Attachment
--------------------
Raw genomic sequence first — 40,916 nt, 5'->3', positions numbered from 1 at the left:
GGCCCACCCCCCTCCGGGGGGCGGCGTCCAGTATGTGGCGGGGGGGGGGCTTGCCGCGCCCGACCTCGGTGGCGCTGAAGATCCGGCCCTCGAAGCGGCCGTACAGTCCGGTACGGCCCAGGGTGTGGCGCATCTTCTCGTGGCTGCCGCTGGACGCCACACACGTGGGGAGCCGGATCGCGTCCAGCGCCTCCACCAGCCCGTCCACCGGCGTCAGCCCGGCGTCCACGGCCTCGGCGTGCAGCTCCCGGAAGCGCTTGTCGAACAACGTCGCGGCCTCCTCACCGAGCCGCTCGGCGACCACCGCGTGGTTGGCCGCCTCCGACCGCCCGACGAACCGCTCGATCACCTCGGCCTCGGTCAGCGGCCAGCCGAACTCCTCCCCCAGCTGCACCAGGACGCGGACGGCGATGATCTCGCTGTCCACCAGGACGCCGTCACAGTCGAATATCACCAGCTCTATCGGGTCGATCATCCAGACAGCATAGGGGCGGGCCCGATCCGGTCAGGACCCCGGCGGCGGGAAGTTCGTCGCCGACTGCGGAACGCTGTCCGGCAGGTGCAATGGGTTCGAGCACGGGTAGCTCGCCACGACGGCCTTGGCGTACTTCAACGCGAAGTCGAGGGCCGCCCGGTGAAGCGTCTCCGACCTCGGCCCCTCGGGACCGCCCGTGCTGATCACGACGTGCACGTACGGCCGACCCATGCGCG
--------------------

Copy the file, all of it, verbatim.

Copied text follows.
Raw genomic sequence first — 40,916 nt, 5'->3', positions numbered from 1 at the left:
GGCCCACCCCCCTCCGGGGGGCGGCGTCCAGTATGTGGCGGGGGGGGGGCTTGCCGCGCCCGACCTCGGTGGCGCTGAAGATCCGGCCCTCGAAGCGGCCGTACAGTCCGGTACGGCCCAGGGTGTGGCGCATCTTCTCGTGGCTGCCGCTGGACGCCACACACGTGGGGAGCCGGATCGCGTCCAGCGCCTCCACCAGCCCGTCCACCGGCGTCAGCCCGGCGTCCACGGCCTCGGCGTGCAGCTCCCGGAAGCGCTTGTCGAACAACGTCGCGGCCTCCTCACCGAGCCGCTCGGCGACCACCGCGTGGTTGGCCGCCTCCGACCGCCCGACGAACCGCTCGATCACCTCGGCCTCGGTCAGCGGCCAGCCGAACTCCTCCCCCAGCTGCACCAGGACGCGGACGGCGATGATCTCGCTGTCCACCAGGACGCCGTCACAGTCGAATATCACCAGCTCTATCGGGTCGATCATCCAGACAGCATAGGGGCGGGCCCGATCCGGTCAGGACCCCGGCGGCGGGAAGTTCGTCGCCGACTGCGGAACGCTGTCCGGCAGGTGCAATGGGTTCGAGCACGGGTAGCTCGCCACGACGGCCTTGGCGTACTTCAACGCGAAGTCGAGGGCCGCCCGGTGAAGCGTCTCCGACCTCGGCCCCTCGGGACCGCCCGTGCTGATCACGACGTGCACGTACGGCCGACCCATGCGCG